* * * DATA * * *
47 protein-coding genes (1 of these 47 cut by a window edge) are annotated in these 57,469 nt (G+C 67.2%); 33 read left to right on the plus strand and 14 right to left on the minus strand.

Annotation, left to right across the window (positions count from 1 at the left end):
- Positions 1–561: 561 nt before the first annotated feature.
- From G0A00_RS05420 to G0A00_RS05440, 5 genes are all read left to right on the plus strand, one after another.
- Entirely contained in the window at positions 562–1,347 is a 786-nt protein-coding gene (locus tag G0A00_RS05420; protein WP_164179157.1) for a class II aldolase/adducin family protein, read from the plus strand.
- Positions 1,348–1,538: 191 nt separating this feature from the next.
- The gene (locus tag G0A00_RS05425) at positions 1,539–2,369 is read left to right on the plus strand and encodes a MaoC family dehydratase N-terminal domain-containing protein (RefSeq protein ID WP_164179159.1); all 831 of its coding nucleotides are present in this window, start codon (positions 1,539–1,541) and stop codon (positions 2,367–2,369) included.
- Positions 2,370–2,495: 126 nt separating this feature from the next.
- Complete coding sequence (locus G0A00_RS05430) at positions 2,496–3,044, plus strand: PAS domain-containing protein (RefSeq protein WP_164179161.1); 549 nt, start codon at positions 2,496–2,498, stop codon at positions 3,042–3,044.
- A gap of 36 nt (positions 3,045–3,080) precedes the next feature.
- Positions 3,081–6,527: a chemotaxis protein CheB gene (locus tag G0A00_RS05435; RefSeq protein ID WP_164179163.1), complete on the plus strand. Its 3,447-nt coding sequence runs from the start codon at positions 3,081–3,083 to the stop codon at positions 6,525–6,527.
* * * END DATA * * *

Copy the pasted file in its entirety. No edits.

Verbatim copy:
47 protein-coding genes (1 of these 47 cut by a window edge) are annotated in these 57,469 nt (G+C 67.2%); 33 read left to right on the plus strand and 14 right to left on the minus strand.

Annotation, left to right across the window (positions count from 1 at the left end):
- Positions 1–561: 561 nt before the first annotated feature.
- From G0A00_RS05420 to G0A00_RS05440, 5 genes are all read left to right on the plus strand, one after another.
- Entirely contained in the window at positions 562–1,347 is a 786-nt protein-coding gene (locus tag G0A00_RS05420; protein WP_164179157.1) for a class II aldolase/adducin family protein, read from the plus strand.
- Positions 1,348–1,538: 191 nt separating this feature from the next.
- The gene (locus tag G0A00_RS05425) at positions 1,539–2,369 is read left to right on the plus strand and encodes a MaoC family dehydratase N-terminal domain-containing protein (RefSeq protein ID WP_164179159.1); all 831 of its coding nucleotides are present in this window, start codon (positions 1,539–1,541) and stop codon (positions 2,367–2,369) included.
- Positions 2,370–2,495: 126 nt separating this feature from the next.
- Complete coding sequence (locus G0A00_RS05430) at positions 2,496–3,044, plus strand: PAS domain-containing protein (RefSeq protein WP_164179161.1); 549 nt, start codon at positions 2,496–2,498, stop codon at positions 3,042–3,044.
- A gap of 36 nt (positions 3,045–3,080) precedes the next feature.
- Positions 3,081–6,527: a chemotaxis protein CheB gene (locus tag G0A00_RS05435; RefSeq protein ID WP_164179163.1), complete on the plus strand. Its 3,447-nt coding sequence runs from the start codon at positions 3,081–3,083 to the stop codon at positions 6,525–6,527.